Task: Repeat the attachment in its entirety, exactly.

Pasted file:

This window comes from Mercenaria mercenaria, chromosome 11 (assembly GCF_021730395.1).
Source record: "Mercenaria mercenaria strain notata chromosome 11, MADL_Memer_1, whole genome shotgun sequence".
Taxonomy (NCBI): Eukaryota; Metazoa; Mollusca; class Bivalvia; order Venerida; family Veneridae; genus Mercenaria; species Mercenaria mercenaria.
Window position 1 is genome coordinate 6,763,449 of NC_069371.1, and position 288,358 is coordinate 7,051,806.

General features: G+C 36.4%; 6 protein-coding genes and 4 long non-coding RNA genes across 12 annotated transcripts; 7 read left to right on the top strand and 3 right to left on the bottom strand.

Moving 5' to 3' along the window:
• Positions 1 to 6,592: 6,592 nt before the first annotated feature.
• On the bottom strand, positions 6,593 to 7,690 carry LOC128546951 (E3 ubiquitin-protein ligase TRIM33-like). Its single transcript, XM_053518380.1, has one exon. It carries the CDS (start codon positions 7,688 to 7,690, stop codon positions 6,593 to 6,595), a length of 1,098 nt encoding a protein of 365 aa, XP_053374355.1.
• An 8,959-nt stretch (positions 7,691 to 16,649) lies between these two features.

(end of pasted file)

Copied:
This window comes from Mercenaria mercenaria, chromosome 11 (assembly GCF_021730395.1).
Source record: "Mercenaria mercenaria strain notata chromosome 11, MADL_Memer_1, whole genome shotgun sequence".
Taxonomy (NCBI): Eukaryota; Metazoa; Mollusca; class Bivalvia; order Venerida; family Veneridae; genus Mercenaria; species Mercenaria mercenaria.
Window position 1 is genome coordinate 6,763,449 of NC_069371.1, and position 288,358 is coordinate 7,051,806.

General features: G+C 36.4%; 6 protein-coding genes and 4 long non-coding RNA genes across 12 annotated transcripts; 7 read left to right on the top strand and 3 right to left on the bottom strand.

Moving 5' to 3' along the window:
• Positions 1 to 6,592: 6,592 nt before the first annotated feature.
• On the bottom strand, positions 6,593 to 7,690 carry LOC128546951 (E3 ubiquitin-protein ligase TRIM33-like). Its single transcript, XM_053518380.1, has one exon. It carries the CDS (start codon positions 7,688 to 7,690, stop codon positions 6,593 to 6,595), a length of 1,098 nt encoding a protein of 365 aa, XP_053374355.1.
• An 8,959-nt stretch (positions 7,691 to 16,649) lies between these two features.